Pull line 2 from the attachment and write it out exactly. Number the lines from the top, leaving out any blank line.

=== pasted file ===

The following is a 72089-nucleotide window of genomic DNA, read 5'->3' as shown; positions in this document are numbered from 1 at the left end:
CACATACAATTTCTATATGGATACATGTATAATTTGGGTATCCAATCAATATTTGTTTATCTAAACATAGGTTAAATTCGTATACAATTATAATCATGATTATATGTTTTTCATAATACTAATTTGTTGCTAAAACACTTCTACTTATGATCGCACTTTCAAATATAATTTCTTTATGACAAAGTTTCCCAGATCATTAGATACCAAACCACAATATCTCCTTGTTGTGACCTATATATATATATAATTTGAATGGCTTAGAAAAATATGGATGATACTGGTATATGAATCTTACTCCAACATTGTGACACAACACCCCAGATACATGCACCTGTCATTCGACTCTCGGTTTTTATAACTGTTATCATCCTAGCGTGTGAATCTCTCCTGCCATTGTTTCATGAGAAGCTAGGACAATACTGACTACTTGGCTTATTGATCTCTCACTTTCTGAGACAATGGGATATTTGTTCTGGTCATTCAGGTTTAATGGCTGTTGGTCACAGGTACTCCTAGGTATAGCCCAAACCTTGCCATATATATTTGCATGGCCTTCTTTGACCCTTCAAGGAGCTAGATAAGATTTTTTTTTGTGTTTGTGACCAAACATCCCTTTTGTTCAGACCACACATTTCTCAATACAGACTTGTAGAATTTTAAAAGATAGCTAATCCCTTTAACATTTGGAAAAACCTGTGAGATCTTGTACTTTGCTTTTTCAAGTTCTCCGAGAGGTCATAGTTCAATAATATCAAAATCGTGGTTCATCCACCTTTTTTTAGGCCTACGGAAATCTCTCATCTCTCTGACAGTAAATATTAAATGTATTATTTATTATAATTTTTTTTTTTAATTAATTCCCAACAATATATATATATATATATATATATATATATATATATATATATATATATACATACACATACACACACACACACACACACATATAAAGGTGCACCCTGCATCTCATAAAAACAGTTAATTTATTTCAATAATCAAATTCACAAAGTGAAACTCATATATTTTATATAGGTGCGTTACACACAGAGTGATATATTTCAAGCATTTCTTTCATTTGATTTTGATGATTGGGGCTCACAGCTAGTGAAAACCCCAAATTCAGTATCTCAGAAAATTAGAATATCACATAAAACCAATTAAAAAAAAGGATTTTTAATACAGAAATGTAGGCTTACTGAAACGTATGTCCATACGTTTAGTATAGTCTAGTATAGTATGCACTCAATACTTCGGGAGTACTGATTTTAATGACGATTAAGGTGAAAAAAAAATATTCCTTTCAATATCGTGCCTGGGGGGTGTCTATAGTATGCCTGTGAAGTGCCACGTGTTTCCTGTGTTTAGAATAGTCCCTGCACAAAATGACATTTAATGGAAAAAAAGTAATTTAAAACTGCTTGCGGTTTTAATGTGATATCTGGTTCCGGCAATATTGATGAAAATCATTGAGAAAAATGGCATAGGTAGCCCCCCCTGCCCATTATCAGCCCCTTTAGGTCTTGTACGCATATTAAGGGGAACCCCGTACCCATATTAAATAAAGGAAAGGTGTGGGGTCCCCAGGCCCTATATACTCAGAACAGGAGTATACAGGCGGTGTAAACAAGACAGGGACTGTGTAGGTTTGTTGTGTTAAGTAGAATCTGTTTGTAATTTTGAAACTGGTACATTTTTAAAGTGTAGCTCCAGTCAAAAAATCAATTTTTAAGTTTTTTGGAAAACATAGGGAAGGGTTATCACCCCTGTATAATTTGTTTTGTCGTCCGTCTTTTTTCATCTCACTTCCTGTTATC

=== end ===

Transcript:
CACATACAATTTCTATATGGATACATGTATAATTTGGGTATCCAATCAATATTTGTTTATCTAAACATAGGTTAAATTCGTATACAATTATAATCATGATTATATGTTTTTCATAATACTAATTTGTTGCTAAAACACTTCTACTTATGATCGCACTTTCAAATATAATTTCTTTATGACAAAGTTTCCCAGATCATTAGATACCAAACCACAATATCTCCTTGTTGTGACCTATATATATATATAATTTGAATGGCTTAGAAAAATATGGATGATACTGGTATATGAATCTTACTCCAACATTGTGACACAACACCCCAGATACATGCACCTGTCATTCGACTCTCGGTTTTTATAACTGTTATCATCCTAGCGTGTGAATCTCTCCTGCCATTGTTTCATGAGAAGCTAGGACAATACTGACTACTTGGCTTATTGATCTCTCACTTTCTGAGACAATGGGATATTTGTTCTGGTCATTCAGGTTTAATGGCTGTTGGTCACAGGTACTCCTAGGTATAGCCCAAACCTTGCCATATATATTTGCATGGCCTTCTTTGACCCTTCAAGGAGCTAGATAAGATTTTTTTTTGTGTTTGTGACCAAACATCCCTTTTGTTCAGACCACACATTTCTCAATACAGACTTGTAGAATTTTAAAAGATAGCTAATCCCTTTAACATTTGGAAAAACCTGTGAGATCTTGTACTTTGCTTTTTCAAGTTCTCCGAGAGGTCATAGTTCAATAATATCAAAATCGTGGTTCATCCACCTTTTTTTAGGCCTACGGAAATCTCTCATCTCTCTGACAGTAAATATTAAATGTATTATTTATTATAATTTTTTTTTTTAATTAATTCCCAACAATATATATATATATATATATATATATATATATATATATATATATATATACATACACATACACACACACACACACACACATATAAAGGTGCACCCTGCATCTCATAAAAACAGTTAATTTATTTCAATAATCAAATTCACAAAGTGAAACTCATATATTTTATATAGGTGCGTTACACACAGAGTGATATATTTCAAGCATTTCTTTCATTTGATTTTGATGATTGGGGCTCACAGCTAGTGAAAACCCCAAATTCAGTATCTCAGAAAATTAGAATATCACATAAAACCAATTAAAAAAAAGGATTTTTAATACAGAAATGTAGGCTTACTGAAACGTATGTCCATACGTTTAGTATAGTCTAGTATAGTATGCACTCAATACTTCGGGAGTACTGATTTTAATGACGATTAAGGTGAAAAAAAAATATTCCTTTCAATATCGTGCCTGGGGGGTGTCTATAGTATGCCTGTGAAGTGCCACGTGTTTCCTGTGTTTAGAATAGTCCCTGCACAAAATGACATTTAATGGAAAAAAAGTAATTTAAAACTGCTTGCGGTTTTAATGTGATATCTGGTTCCGGCAATATTGATGAAAATCATTGAGAAAAATGGCATAGGTAGCCCCCCCTGCCCATTATCAGCCCCTTTAGGTCTTGTACGCATATTAAGGGGAACCCCGTACCCATATTAAATAAAGGAAAGGTGTGGGGTCCCCAGGCCCTATATACTCAGAACAGGAGTATACAGGCGGTGTAAACAAGACAGGGACTGTGTAGGTTTGTTGTGTTAAGTAGAATCTGTTTGTAATTTTGAAACTGGTACATTTTTAAAGTGTAGCTCCAGTCAAAAAATCAATTTTTAAGTTTTTTGGAAAACATAGGGAAGGGTTATCACCCCTGTATAATTTGTTTTGTCGTCCGTCTTTTTTCATCTCACTTCCTGTTATC